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Polymer Discovery Via Microfluidic Enzymatic Synthesis. Prof. Peter Y. Wong Prof. David Kaplan Tufts University - Medford, MA October 3, 2006. Biochemical Science. Synthesis 1990-. Polymer science 1970-. Enzyme. Microsystems Technology. Mechanical. Electronics. Micro-fabrication.

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polymer discovery via microfluidic enzymatic synthesis

Polymer Discovery Via Microfluidic Enzymatic Synthesis

Prof. Peter Y. Wong

Prof. David Kaplan

Tufts University - Medford, MA

October 3, 2006

overview

Biochemical Science

Synthesis 1990-

Polymer science 1970-

Enzyme

Microsystems

Technology

Mechanical

Electronics

Micro-fabrication

Engineering

Overview
  • Markets
  • Needs
  • Problems
  • Solution
  • Team
  • Next Steps
  • Summary
many markets
Many Markets
  • Any market that benefits from new biochemicals
  • Improved Foods
    • Additives, Modification, Nutrition
  • Green Chemistry
    • Agricultural, Packaging, Analysis
  • New Medicines
    • Topical, Digested, Structural
markets needs vs wants
Markets Needs vs.Wants
  • New products
    • Better
    • Faster
    • Cheaper
    • Differentiated
  • Macro and Micromolecules needed
    • New material
    • New processes
  • Focus on new polymers and processes
problems and risks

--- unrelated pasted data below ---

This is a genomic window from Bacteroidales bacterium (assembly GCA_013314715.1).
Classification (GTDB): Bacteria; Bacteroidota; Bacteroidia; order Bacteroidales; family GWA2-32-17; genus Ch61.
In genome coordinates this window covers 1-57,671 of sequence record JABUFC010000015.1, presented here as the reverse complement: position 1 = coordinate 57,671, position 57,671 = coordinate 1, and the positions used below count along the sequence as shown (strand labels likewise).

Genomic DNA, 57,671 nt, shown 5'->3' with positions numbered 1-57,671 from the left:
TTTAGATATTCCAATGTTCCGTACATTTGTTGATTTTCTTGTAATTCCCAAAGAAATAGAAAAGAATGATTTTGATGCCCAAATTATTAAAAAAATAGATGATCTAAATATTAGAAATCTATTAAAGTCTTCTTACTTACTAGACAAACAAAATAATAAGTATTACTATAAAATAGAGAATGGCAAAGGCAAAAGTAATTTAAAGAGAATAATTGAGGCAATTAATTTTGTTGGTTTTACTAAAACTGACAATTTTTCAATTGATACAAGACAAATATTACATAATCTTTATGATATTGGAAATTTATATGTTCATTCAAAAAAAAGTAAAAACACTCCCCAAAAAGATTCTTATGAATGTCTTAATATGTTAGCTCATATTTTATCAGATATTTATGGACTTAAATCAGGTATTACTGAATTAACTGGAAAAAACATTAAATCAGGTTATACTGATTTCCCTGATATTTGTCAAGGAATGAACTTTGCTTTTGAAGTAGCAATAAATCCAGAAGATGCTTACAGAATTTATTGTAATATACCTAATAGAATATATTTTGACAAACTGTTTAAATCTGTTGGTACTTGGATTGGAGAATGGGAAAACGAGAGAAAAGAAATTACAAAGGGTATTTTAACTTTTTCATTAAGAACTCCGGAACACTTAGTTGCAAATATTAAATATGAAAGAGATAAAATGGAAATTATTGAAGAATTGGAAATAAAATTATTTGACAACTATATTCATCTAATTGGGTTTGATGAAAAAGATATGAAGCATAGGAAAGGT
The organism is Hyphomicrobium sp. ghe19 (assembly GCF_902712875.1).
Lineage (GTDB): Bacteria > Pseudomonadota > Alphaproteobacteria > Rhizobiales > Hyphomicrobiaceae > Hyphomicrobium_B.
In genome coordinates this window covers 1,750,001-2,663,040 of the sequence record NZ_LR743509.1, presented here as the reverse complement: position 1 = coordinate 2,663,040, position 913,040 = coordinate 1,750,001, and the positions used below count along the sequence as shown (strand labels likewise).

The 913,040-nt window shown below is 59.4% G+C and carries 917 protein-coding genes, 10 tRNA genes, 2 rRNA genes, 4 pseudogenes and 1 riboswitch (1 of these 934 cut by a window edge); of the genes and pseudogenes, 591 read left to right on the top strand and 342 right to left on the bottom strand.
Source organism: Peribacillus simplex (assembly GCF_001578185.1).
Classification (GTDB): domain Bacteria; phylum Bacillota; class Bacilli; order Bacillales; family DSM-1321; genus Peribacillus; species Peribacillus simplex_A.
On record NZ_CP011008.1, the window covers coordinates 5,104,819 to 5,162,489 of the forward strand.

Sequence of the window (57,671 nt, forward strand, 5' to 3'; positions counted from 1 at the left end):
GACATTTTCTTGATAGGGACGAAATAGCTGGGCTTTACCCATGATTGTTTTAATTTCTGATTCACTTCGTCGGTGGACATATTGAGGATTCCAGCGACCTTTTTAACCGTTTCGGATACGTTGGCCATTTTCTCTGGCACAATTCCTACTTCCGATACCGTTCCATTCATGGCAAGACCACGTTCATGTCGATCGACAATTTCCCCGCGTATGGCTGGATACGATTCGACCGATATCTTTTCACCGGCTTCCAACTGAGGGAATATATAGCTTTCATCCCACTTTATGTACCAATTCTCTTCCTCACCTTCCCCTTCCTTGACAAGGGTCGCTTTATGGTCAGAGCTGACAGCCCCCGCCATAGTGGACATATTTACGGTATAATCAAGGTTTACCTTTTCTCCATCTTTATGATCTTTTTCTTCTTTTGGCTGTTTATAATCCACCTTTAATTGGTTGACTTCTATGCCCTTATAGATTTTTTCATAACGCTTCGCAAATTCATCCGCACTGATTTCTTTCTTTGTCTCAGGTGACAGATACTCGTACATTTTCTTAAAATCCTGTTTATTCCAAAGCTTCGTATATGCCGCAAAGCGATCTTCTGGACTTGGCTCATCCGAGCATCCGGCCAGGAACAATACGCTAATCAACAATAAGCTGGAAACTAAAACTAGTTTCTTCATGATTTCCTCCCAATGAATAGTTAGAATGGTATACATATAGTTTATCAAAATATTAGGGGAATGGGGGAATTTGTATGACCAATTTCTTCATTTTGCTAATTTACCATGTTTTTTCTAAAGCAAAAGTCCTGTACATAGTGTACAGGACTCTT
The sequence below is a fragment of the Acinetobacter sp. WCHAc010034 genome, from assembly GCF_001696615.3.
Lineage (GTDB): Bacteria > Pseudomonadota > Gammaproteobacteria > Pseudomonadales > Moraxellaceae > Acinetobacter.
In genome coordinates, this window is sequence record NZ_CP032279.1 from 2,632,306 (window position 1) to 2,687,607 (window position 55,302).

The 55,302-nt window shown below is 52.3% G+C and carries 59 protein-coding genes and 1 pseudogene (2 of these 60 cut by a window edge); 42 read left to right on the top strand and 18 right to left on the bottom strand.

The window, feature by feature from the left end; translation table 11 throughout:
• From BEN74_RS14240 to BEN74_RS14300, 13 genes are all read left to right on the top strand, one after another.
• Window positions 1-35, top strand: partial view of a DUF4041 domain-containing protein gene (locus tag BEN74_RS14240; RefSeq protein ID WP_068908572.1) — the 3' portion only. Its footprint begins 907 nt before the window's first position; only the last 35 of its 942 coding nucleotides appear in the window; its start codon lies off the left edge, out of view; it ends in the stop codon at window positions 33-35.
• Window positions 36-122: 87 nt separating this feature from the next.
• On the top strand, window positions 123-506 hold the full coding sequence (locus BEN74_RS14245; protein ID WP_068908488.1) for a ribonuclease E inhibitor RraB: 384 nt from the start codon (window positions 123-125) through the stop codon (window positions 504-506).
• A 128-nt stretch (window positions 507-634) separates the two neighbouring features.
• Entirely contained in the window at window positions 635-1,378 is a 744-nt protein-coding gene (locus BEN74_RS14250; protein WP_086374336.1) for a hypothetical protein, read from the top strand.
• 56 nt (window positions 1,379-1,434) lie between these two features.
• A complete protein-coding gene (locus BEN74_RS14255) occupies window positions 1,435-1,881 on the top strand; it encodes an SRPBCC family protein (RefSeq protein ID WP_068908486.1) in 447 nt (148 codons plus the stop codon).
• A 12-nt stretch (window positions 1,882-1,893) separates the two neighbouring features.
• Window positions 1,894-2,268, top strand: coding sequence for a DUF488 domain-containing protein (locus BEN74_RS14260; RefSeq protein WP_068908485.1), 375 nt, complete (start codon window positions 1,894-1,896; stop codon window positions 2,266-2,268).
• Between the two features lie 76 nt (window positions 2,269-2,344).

Problems and Risks
  • Current Polymer Discovery Process
    • Long time with process and people
    • High costs and large resources needed
    • FDA, EPA stringent regulations
    • Limited research to commercialization
  • Alternate Approaches
    • Nanoscience/technologies - far in future?
    • Biomimetics/Bioinspiration - hit or miss?
    • Microengineering/fluidics - scalability?
our solution
Our Solution
  • Achieve “Green ( ) Polymer Chemistry” through
    • Enzymatic Synthesis and
    • Microfluidics
  • Enzymatic polymerizations can produce products
    • via mild reaction conditions w/o toxic reagents
    • in an environmentally friendly synthetic process
    • that can be scaled from microscale to macroscale
  • Target macromolecules include
    • polysaccharides, polyesters, polycarbonates, poly(amino acid)s, polyaromatics, and/or vinyl polymers.
microfluidic enzymatic cascade

Monomer

Enzyme 1

Natural antioxidant

Enzyme 2

Antioxidant Polymer

Microfluidic Enzymatic Cascade
  • Universal Lab-On-Chip is very far away
  • Application Specific Integrated Microfluidic (ASIM) device
  • Example ASIM –
    • produce vitamin C enriched polymers (PMMA) polymer
    • has both scientific and market value.
pmma polymer
PMMA Polymer
  • Disruptive Technology in Packaging
    • Vitamin C enriched polymers can replace butylated hydroxy anisole (BRA) and butylated hydroxy toluene (BHT) - FDA limits conc. To 0.02%.
  • New Topical Medicine
    • Antioxidants are considered important in reducing aging-related phenomena by providing protection against free radicals.
  • Nutraceutical Supplementation
    • Ascorbic acid may have an overall positive impact on public health because humans lack the ability to synthesize vitamin C
slide9
ASIM
  • Goals:
  • Two enzymatic cascade reactions to produce PMMA
  • low cost devices made of poly(dimethylsiloxane) (PDMS)
  • efficient method to optimize process with external controls
translation from abstract to hardware
Translation from Abstract to Hardware

ascorbic acid

monomer

AA-Monomer

AA- Ascorbic Acid

MMA- Methyl Methacrylate

PMMA- Poly (Methyl Methacrylate)

P-AA-MMA – Ploy L-Ascorbic Methyl Methacrylate

HRP – Horse Radish Peroxidase

lipase

HRP

: hydrogen

peroxide

ascorbic acid

Antioxidant polymer